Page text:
The wisdom and madness of crowds: argumentation, information exchange and social interaction
Universiteitsbibliotheek C0.07 (Doelenzaal)
Amsterdam 1012 WP
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Argumentation and exchange of information help groups to coordinate, deliberate and decide. On the other hand, debates often generate detrimental large-scale phenomena such as polarization, informational cascades and echo-chambers, where the behavior of entire groups shifts in seemingly irrational ways.
Understanding the deep mechanisms of informational and social influence that underlie these phenomena in the age of social media is a challenge that engages methods from different disciplines, including philosophy, artificial intelligence, computer and social sciences and psychology. Formal methods from argumentation theory, logic and Bayesian epistemology provide prominent tools to explore this area and to ground data analysis, experimental work and multi-agent social simulations.
This workshop brings together scholars with different theoretical approaches. Its broader aim is to foster an interdisciplinary understanding of the mechanisms that determine the behavior of individuals in a social context from multiple perspectives. The workshop will last two and a half days. The first half-day of it will be dedicated to an introductory seminar on abstract argumentation, held by Professor Pietro Baroni (Brescia).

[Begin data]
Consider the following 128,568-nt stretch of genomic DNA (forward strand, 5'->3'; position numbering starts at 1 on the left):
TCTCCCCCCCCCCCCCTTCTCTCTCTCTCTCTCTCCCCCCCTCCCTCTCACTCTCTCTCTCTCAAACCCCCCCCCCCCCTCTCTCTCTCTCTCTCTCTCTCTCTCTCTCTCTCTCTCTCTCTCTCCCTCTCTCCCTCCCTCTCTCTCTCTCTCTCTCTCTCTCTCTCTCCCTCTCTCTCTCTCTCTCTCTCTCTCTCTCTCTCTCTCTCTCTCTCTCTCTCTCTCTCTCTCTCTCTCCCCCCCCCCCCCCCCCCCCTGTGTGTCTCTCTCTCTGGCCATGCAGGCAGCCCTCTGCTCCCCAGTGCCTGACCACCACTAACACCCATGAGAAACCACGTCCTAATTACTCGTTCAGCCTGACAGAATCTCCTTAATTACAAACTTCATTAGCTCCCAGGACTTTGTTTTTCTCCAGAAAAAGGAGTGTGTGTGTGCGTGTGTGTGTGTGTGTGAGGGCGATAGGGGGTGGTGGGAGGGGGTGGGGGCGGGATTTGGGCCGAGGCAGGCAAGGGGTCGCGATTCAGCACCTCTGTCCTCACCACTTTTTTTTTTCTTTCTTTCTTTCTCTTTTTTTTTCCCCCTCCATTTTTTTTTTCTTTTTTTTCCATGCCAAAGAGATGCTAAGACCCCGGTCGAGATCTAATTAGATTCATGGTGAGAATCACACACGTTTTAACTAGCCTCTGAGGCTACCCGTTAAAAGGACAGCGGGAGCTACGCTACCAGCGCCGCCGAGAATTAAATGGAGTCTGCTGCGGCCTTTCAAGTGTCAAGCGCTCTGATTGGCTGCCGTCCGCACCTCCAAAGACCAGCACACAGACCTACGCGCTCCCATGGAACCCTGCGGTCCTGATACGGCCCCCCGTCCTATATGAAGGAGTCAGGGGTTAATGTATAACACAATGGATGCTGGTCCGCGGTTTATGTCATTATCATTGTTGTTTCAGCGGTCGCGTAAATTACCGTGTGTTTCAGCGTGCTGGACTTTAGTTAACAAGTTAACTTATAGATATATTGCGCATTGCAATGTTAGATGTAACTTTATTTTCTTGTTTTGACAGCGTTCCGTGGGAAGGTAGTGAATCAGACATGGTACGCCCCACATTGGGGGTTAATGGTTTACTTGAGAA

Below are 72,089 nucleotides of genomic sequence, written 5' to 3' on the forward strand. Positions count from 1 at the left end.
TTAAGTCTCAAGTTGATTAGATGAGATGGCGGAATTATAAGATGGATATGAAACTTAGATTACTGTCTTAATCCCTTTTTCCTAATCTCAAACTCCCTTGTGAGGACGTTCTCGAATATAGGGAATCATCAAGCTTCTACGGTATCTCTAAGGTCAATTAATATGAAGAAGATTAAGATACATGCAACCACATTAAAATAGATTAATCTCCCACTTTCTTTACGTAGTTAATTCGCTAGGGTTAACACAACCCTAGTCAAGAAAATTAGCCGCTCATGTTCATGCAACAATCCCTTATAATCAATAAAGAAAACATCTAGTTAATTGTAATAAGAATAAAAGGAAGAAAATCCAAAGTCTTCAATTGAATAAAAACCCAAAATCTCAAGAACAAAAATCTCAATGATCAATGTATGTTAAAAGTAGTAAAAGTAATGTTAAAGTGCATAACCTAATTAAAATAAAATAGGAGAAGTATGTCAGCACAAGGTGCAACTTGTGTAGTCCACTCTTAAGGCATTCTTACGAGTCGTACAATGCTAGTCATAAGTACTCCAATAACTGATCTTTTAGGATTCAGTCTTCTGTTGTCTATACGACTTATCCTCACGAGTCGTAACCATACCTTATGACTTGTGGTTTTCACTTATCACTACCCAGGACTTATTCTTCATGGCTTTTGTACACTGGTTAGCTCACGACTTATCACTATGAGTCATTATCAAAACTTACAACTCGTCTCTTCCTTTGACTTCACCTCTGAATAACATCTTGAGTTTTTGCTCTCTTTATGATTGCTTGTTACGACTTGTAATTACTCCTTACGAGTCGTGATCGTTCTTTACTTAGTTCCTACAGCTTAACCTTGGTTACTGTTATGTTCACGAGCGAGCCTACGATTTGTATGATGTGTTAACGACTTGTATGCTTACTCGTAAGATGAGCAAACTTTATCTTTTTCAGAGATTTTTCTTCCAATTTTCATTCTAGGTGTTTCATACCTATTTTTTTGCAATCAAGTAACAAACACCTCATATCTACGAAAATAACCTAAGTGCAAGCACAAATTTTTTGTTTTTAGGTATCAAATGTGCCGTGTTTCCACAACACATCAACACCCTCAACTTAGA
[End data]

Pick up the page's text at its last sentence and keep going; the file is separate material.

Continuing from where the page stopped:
The workshop is promoted by the project EDAPOL - The Epistemic and Dynamic Aspects of Polarization, a Marie Skłodowska-Curie Individual Fellowship (H2020-MSCA-IF-2016, nr. 748421) funded by the European Commission.
It may be of interest to signal that, after this event, a workshop on Formal Models of Deliberation and Polarization will be organised at VU, Amsterdam on 2 – 3 April by Prof. Catarina Dutilh Novaes and Dr. Hein Duijf.
- Pietro Baroni (University of Brescia, IT)
- Marcello D’Agostino (University of Milan, IT)
- Catarina Dutilh Novaes (VU Amsterdam, NED)
- Michael Mäs (University of Groningen, NED)
- Henry Prakken (Utrecht University, University of Groningen, NED)
- Alice Toniolo (University of St Andrews, UK)
- Rineke Verbrugge (University of Groningen, NED)
- Jean Wagemans (University of Amsterdam, NED)
Submissions are invited on the general field of argumentation theory, logic and formal epistemology, including, but not restricted to
- Abstract and structured argumentation
- Dynamic epistemic logics for correlated information change
- Logical aspects of argumentation
- Informal logic
- Bayesian epistemology
- Computational approaches to argumentation, social choice and deliberation in multi-agent networks
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